Professionals look at points at which a child masters a skill that is linked to their age - development milestones e.g. running at 18 months.

at 18 months - gross motor skills should be well developed - able to walk without using objects to balance, 2 year olds to kick a balland walk up + down the stairs.

fine motor skills - drawing, painting e.g. at 2 years old, toddlers will have good hand-eye coordinating.

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Physical Growth

  • involves the growth of baby tissues
  • bones, muscles, organ systems become bigger to erform more complex actions

fine motor skills - smaller muscles

gross motor skills - larger muscles

Fine Motor

  • can build a lego tower with 10+ blocks
  • fasten and undo buttons
  • colour in pictures but not in lines

Gross Motor

  • can walk or run upstairs
  • pedals and controls a tricycle carefully
  • can throw, catch, bounce, kick and use a ball
  • can balence on one foot and can hop
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Intellectual Growth

  • learning depends on brain growth and stimulation of the brain and central nervous system by the five senses.
  • brain growth during the earliest years of life is critical to cognitive development

How do children learn?

experimenting, trial and error, copying, exploring, repeating, looking, role-play, playing, listening, questioning, experiencing, talking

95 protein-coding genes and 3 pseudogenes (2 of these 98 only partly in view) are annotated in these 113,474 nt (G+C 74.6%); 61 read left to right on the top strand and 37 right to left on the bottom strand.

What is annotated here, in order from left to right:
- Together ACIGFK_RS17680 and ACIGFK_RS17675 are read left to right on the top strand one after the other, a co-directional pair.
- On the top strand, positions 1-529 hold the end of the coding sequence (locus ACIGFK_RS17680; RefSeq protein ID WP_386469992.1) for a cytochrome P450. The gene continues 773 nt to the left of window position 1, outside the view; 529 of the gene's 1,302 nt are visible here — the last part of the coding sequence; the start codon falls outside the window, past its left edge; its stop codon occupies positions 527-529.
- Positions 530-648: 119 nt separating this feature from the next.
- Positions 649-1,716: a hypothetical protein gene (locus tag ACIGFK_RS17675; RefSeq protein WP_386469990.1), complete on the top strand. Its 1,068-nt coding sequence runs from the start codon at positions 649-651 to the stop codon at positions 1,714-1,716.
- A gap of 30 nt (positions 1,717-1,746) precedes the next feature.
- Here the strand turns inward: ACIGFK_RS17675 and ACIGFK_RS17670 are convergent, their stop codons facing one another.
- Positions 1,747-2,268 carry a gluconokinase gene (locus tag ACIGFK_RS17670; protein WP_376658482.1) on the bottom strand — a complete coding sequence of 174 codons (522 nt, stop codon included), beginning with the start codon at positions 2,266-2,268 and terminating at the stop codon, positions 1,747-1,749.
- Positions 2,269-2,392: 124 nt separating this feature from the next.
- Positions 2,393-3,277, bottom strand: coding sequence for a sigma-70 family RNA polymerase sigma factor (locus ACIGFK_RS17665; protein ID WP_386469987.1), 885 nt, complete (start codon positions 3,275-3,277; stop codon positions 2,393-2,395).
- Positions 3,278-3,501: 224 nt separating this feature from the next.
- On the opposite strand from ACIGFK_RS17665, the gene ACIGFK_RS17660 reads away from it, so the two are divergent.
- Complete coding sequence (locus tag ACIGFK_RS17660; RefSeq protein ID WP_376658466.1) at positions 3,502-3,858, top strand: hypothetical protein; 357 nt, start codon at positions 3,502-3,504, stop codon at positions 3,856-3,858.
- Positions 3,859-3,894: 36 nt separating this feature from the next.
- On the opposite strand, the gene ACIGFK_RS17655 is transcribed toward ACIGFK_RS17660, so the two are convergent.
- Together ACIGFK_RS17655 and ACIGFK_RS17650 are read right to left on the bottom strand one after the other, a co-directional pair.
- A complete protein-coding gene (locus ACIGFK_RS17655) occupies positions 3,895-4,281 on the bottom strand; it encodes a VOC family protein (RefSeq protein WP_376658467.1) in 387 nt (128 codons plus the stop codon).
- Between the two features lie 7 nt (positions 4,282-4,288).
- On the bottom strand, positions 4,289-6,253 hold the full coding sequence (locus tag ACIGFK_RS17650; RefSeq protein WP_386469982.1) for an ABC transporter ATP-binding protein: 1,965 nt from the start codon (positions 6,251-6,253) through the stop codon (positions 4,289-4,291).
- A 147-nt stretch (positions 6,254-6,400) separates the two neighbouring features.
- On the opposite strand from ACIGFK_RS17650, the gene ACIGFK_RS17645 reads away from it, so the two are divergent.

• use symbols in play
  • believe toys share there thoughts
  • beginning to learn concepts
  • can count to three/five/ten
  • uses tenses correctly - yesterday, tomorrow, today
  • asks questions about everything
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Emotional Growth

emotional development is the process of developing positive feelings about oneself, family, friends and the world.

every child is born with a temperament (sensitive, placid, passive agressive)

children need to develop a full range of feelings and learn to handle the feelings appropriately

  • uses pretend play to gain control
  • can watch a disney movie and relate to the character
  • positive self-esteem
  • complies with requests from parent/guardian
  • can work alone for 20 minuites
  • keeps focused on tasks
  • shows ability to reflect on their actions
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Social Growth

social development pregresses from being completely self-centred and dependent as an infant to becomming an independent adult

mature social skills include being able to make and keep friends, get along with others and work as a team

social development depends a lot on the relationship that is formed with the child's primary care providers.

  • can play a game with rules
  • shows attachment to friend/family
  • understands sharing
  • explains rules
  • does not get aggressive
  • apologies for their actions
  • listens while others are speaking
  • can say "please" and "thank you" with others
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